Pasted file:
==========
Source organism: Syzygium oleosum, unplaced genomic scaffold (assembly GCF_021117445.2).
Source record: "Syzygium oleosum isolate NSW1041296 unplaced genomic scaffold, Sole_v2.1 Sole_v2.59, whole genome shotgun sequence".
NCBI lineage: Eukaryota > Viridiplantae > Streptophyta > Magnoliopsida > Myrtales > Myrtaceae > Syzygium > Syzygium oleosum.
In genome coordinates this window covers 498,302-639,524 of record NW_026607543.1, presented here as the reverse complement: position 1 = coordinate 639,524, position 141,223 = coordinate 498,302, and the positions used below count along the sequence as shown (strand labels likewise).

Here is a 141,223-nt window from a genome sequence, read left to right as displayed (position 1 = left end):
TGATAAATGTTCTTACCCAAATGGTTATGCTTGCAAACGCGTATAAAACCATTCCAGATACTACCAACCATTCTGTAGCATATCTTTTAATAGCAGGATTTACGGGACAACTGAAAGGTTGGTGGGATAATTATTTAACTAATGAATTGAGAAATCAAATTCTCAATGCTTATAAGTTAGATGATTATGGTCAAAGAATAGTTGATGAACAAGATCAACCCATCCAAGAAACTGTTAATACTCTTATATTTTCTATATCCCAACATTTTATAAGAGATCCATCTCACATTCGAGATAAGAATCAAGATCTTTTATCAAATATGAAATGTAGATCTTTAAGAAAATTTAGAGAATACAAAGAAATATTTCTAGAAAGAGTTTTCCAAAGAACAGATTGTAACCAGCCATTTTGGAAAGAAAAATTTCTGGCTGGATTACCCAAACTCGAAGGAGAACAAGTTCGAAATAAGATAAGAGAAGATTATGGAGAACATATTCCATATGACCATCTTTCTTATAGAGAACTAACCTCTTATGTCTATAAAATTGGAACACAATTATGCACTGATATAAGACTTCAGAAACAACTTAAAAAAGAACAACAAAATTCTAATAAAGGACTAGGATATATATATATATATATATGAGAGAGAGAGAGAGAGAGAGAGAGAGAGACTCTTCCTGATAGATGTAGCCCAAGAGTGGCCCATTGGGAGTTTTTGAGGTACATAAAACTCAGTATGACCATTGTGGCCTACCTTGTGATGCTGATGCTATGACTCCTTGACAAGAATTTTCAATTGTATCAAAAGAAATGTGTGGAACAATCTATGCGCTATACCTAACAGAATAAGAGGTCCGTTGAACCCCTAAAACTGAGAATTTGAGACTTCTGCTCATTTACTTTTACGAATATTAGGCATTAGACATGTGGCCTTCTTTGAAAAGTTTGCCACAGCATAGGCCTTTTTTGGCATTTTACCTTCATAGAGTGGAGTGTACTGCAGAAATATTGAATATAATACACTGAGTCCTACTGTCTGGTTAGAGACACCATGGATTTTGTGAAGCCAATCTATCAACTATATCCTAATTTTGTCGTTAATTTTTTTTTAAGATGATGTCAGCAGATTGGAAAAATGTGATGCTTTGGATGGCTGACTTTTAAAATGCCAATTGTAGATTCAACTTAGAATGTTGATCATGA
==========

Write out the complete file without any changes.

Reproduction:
Source organism: Syzygium oleosum, unplaced genomic scaffold (assembly GCF_021117445.2).
Source record: "Syzygium oleosum isolate NSW1041296 unplaced genomic scaffold, Sole_v2.1 Sole_v2.59, whole genome shotgun sequence".
NCBI lineage: Eukaryota > Viridiplantae > Streptophyta > Magnoliopsida > Myrtales > Myrtaceae > Syzygium > Syzygium oleosum.
In genome coordinates this window covers 498,302-639,524 of record NW_026607543.1, presented here as the reverse complement: position 1 = coordinate 639,524, position 141,223 = coordinate 498,302, and the positions used below count along the sequence as shown (strand labels likewise).

Here is a 141,223-nt window from a genome sequence, read left to right as displayed (position 1 = left end):
TGATAAATGTTCTTACCCAAATGGTTATGCTTGCAAACGCGTATAAAACCATTCCAGATACTACCAACCATTCTGTAGCATATCTTTTAATAGCAGGATTTACGGGACAACTGAAAGGTTGGTGGGATAATTATTTAACTAATGAATTGAGAAATCAAATTCTCAATGCTTATAAGTTAGATGATTATGGTCAAAGAATAGTTGATGAACAAGATCAACCCATCCAAGAAACTGTTAATACTCTTATATTTTCTATATCCCAACATTTTATAAGAGATCCATCTCACATTCGAGATAAGAATCAAGATCTTTTATCAAATATGAAATGTAGATCTTTAAGAAAATTTAGAGAATACAAAGAAATATTTCTAGAAAGAGTTTTCCAAAGAACAGATTGTAACCAGCCATTTTGGAAAGAAAAATTTCTGGCTGGATTACCCAAACTCGAAGGAGAACAAGTTCGAAATAAGATAAGAGAAGATTATGGAGAACATATTCCATATGACCATCTTTCTTATAGAGAACTAACCTCTTATGTCTATAAAATTGGAACACAATTATGCACTGATATAAGACTTCAGAAACAACTTAAAAAAGAACAACAAAATTCTAATAAAGGACTAGGATATATATATATATATATATGAGAGAGAGAGAGAGAGAGAGAGAGAGAGACTCTTCCTGATAGATGTAGCCCAAGAGTGGCCCATTGGGAGTTTTTGAGGTACATAAAACTCAGTATGACCATTGTGGCCTACCTTGTGATGCTGATGCTATGACTCCTTGACAAGAATTTTCAATTGTATCAAAAGAAATGTGTGGAACAATCTATGCGCTATACCTAACAGAATAAGAGGTCCGTTGAACCCCTAAAACTGAGAATTTGAGACTTCTGCTCATTTACTTTTACGAATATTAGGCATTAGACATGTGGCCTTCTTTGAAAAGTTTGCCACAGCATAGGCCTTTTTTGGCATTTTACCTTCATAGAGTGGAGTGTACTGCAGAAATATTGAATATAATACACTGAGTCCTACTGTCTGGTTAGAGACACCATGGATTTTGTGAAGCCAATCTATCAACTATATCCTAATTTTGTCGTTAATTTTTTTTTAAGATGATGTCAGCAGATTGGAAAAATGTGATGCTTTGGATGGCTGACTTTTAAAATGCCAATTGTAGATTCAACTTAGAATGTTGATCATGA